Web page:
the first close approach of two spacecraft in Orbit,
and the first US spacewalk,
by Armstrong's friend and neighbour, Ed White.
OK, I'm coming over.
It looks beautiful.
Armstrong's mission would be the first
to attempt to dock with another spacecraft in orbit -
a procedure which was vital if they were ever to reach the moon.
His co-pilot was Dave Scott.
Well, yes, I mean, the whole programme depended on docking.
So, docking had to be proven or we couldn't go to the moon.
So it was a critical mission, yeah.
Squeezed into their tight-fitting Gemini capsule,
the pair prepared for launch.
Neither of them knew what lay in store.
'Three, two, one, zero.
'We have ignition.
'And we have a lift-off at three seconds.
'Neil Armstrong reports the clock has started.
'Roll programme is in, Armstrong says.'
I remember watching the launch on TV
and I remember having the squawk box on the TV,
where you could hear the Mission Control.
When they talked air-to-ground you could update yourself.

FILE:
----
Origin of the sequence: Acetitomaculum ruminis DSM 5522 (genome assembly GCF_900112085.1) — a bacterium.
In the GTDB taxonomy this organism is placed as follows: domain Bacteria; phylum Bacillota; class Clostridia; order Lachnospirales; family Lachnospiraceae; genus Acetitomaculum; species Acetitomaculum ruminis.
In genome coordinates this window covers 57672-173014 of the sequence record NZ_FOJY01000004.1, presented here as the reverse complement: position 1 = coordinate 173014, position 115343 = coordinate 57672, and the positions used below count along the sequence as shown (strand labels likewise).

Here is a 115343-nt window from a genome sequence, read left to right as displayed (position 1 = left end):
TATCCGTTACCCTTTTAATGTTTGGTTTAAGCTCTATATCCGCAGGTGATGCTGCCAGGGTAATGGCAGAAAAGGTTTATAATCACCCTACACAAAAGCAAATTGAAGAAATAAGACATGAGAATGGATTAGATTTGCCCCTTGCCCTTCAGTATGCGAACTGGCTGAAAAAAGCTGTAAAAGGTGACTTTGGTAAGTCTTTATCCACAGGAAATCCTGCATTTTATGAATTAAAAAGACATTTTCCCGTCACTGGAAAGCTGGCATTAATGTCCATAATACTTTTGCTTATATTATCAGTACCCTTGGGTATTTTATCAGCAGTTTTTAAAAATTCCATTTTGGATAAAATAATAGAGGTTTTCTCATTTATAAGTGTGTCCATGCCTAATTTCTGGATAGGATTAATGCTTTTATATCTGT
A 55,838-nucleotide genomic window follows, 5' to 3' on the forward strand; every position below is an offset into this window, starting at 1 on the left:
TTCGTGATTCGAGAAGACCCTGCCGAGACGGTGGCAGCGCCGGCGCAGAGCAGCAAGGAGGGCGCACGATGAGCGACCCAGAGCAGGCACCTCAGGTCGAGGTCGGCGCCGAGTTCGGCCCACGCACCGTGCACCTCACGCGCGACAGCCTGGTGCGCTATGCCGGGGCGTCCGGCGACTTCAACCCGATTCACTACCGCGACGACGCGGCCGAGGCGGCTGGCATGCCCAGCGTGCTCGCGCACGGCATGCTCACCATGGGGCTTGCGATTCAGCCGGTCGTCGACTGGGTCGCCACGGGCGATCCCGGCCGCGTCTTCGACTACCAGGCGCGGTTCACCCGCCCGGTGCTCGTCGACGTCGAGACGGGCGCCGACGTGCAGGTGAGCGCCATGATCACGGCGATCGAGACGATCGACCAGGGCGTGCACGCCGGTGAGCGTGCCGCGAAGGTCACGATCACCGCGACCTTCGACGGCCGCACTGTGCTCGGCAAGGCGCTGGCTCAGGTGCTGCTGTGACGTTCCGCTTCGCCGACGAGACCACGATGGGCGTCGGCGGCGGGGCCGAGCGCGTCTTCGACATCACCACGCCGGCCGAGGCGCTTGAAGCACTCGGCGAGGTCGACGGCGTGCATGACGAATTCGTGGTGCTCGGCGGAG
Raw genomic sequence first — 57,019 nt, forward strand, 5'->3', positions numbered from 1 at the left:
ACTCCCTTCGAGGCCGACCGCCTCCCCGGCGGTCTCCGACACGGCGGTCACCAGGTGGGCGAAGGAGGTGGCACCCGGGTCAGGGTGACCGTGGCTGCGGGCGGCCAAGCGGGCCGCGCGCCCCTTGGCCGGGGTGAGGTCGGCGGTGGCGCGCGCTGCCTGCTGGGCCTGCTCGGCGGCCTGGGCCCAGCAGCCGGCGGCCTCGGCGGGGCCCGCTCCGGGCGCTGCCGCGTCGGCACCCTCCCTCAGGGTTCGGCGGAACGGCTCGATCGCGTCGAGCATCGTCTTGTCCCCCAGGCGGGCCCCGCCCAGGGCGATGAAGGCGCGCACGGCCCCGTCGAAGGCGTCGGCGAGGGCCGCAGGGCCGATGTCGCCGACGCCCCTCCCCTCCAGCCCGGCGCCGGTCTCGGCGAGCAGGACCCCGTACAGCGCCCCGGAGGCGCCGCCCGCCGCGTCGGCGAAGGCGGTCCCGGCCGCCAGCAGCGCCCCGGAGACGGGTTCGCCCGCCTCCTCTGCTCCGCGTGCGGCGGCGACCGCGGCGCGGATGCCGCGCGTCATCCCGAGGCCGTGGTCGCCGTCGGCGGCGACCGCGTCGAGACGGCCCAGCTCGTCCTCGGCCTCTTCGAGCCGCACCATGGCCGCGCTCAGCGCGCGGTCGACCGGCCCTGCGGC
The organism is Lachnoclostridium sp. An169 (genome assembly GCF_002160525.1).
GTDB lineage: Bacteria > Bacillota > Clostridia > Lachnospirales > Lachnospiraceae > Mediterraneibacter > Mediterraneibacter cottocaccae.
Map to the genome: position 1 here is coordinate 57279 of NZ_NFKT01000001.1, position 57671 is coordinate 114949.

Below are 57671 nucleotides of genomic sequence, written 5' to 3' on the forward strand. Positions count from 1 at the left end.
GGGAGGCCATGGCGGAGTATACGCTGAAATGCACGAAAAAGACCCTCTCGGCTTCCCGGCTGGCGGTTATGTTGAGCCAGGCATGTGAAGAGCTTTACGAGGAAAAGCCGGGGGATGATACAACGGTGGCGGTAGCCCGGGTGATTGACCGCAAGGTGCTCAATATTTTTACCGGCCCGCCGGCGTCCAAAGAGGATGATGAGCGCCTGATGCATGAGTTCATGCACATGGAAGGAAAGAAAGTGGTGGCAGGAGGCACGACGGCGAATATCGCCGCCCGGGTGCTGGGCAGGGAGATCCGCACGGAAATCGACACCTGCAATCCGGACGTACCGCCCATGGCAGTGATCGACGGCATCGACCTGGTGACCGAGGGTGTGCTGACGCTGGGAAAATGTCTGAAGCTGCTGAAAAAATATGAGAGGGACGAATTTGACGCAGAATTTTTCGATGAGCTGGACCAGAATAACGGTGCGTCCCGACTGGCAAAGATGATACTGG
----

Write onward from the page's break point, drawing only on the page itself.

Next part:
They started out just great.
Their docking target was an unmanned craft called Agena,
which had been launched earlier that day.
It's a spectacular view, to see another object in orbit.
Neil takes his hand off the controller and says,
"Boy, this is really great." And you don't move.
You're just stationary.
As Armstrong and Scott passed into the night side of the Earth,
they prepared for docking.
Neil eased it forward
and we moved right in.
Then Scott noticed that something was wrong.
The two spacecraft were not stable now they were joined together.
You're supposed to fly straight and level, like an aeroplane,
with a horizon, but all of a sudden I noticed that we were tilted.
And I said, "Neil, we're in a bank."
And he looked over and said, "Yeah, we're in a bank."
The tilt on both spacecrafts soon turned into a slow spin.
Neither man was sure of the cause of the problem.
We first suspected that the Agena was the culprit.
We were on the dark side of the Earth,
so we really didn't have any outside reference.
Out of contact with the ground,
each astronaut tried in turn to regain control
using the Gemini's thrusters.
Finally, I notice that
we're down to about 13 or 16% propellant in the Gemini
and we're running out of gas, basically.
So I said, "Neil, we'd better get off."
He said, "Yeah, we'd better get off, let's prepare to undock."
And he says, "Ready?"
And I put my hand on the switch and Neil says, "Undock."
And then things start really moving.
Undocking from the Agena had caused the Gemini capsule
to enter a terrifying tumble,